I am under the impression that it is a C++ class contained in a library written by a third party. I tried searching on Google, and I found one post that said it was a good idea to use it. However, it failed to describe exactly what it is and how I can incorporate it into my code. Thanks.

  • 1
    What is unclear about the existing SO questions regarding this topic? If you read them you'll also see that this may be referred to as RAII (Resource Acquisition Is Initialization). For example, Does ScopeGuard use really lead to better code?. Jul 12, 2015 at 6:33
  • @JamesAdkison: No, scope guards are based on RAII, just as e.g. a for loop is based on jumps, but you wouldn't call a for loop a jump, would you? for loops are at a higher level of abstraction, and are a more specialized concept, than jumps. Scope guards are at a higher level of abstraction, and are a more specialized concept, than RAII. Jul 12, 2015 at 7:57
  • I have a modern, simple, documented, and carefully tested implementation here
    – ricab
    Aug 15, 2018 at 22:20

2 Answers 2


ScopeGuard was once a particular implementation of scope guards by Petru Marginean and Andrei Alexandrescu. The idea is to let the destructor of a guard object call a user specified cleanup action at the end of a scope (read: block), unless the scope guard is dismissed. Marginean came up with an ingenious idea of declaring a scope guard object for C++03, based on lifetime extension of a reference to const.

Today “scope guard” is more the general idea.

Scope guards are based on RAII (automatic destructor calls used for cleanup), just as e.g. a for loop is based on jumps, but one wouldn't ordinarly call a for loop a jump-based piece of code, because that loses most of the information of what it is about, and likewise one does not ordinarily refer to scope guards as RAII. for loops are at a higher level of abstraction, and are a more specialized concept, than jumps. Scope guards are at a higher level of abstraction, and are a more specialized concept, than RAII.

In C++11 scope guards can be trivially implemented in terms of std::function, with the cleanup action supplied in each place via a lambda expression.


#include <functional>       // std::function
#include <utility>          // std::move

namespace my {
    using std::function;
    using std::move;

    class Non_copyable
        auto operator=( Non_copyable const& ) -> Non_copyable& = delete;
        Non_copyable( Non_copyable const& ) = delete;
        auto operator=( Non_copyable&& ) -> Non_copyable& = default;
        Non_copyable() = default;
        Non_copyable( Non_copyable&& ) = default;

    class Scope_guard
        : public Non_copyable
        function<void()>    cleanup_;

        void dismiss( Scope_guard& g ) { g.cleanup_ = []{}; }

        ~Scope_guard() { cleanup_(); }

        template< class Func >
        Scope_guard( Func const& cleanup )
            : cleanup_( cleanup )

        Scope_guard( Scope_guard&& other )
            : cleanup_( move( other.cleanup_ ) )
        { dismiss( other ); }

}  // namespace my

#include <iostream>
void foo() {}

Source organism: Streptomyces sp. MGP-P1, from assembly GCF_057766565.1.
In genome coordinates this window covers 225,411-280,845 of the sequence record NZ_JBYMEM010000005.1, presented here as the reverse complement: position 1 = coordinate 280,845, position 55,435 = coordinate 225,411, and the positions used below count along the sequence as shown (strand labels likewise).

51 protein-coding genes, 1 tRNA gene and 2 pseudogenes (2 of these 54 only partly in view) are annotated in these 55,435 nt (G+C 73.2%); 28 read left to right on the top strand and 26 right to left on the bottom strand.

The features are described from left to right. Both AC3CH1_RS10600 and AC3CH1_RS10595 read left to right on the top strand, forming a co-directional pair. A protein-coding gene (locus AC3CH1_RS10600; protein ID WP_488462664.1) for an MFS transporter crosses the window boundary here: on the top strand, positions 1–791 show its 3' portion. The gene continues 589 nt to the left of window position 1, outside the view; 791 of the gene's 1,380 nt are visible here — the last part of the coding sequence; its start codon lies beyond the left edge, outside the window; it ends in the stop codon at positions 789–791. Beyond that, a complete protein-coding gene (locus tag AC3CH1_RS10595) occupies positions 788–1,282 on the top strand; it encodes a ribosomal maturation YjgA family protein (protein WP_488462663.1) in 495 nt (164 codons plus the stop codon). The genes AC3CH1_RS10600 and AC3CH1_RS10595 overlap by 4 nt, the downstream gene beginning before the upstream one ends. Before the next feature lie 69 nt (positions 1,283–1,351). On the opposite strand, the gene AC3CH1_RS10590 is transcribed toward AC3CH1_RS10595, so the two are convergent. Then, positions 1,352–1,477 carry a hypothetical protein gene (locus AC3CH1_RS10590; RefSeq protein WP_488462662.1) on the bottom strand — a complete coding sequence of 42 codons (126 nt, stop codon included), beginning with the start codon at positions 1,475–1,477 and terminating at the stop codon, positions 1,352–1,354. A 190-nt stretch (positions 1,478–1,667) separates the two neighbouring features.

auto main() -> int
    using namespace std;
    my::Scope_guard const final_action = []{ wclog << "Finished! (Exit from main.)\n"; };

    wcout << "The answer is probably " << 6*7 << ".\n";

The rôle of the function here is to avoid templating so that Scope_guard instances can be declared as such, and passed around. An alternative, slightly more complex and with slightly constrained usage, but possibly marginally more efficient, is to have a class templated on a functor type, and use C++11 auto for declarations, with the scope guard instance created by a factory function. Both these techniques are simple C++11 ways to do what Marginean did with reference lifetime extension for C++03.


It's more of a design pattern than a particular class. It is a way of aquiring/releasing resources (such as files, memory, or mutexes) that is exception safe. unique_lock in c++11 follows this pattern.

For example, with unique_lock, instead of writing code like this:

void foo()

You write code like this:

void foo()
    unique_lock<mutex> ulock(myMutex);

In the first case, what if bar throws an exception? Then, myMutex will never be unlocked, and your program would be left in an invalid state. In the second case, however, unique_lock is programmed to lock the mutex in its constructor, and unlock it in its destructor. Even if bar throws an exception, the unique_lock will be destructed as the stack unwinds when the exception travels upward, and so the lock will be released. This saves you having to wrap every call to bar in a try/catch block and handle exceptions manually.

  • 2
    Of the two explanations provided thus far, this is superior. My only recommendation would be to add in some code for what the unique_lock class would do (which helps make it more obvious). Other than that, great and concise explanation.
    – easythrees
    Oct 30, 2018 at 22:57
  • In a basic scenario like this, ulock is flagged as an unused variable.
    – Wouzz
    Sep 13, 2020 at 15:33
  • 1
    This answer appears to be using the syntax for std::lock_guard rather than std::unique_lock
    – MikeOnline
    Dec 6, 2022 at 19:05

Your Answer

By clicking “Post Your Answer”, you agree to our terms of service and acknowledge you have read our privacy policy.

Not the answer you're looking for? Browse other questions tagged or ask your own question.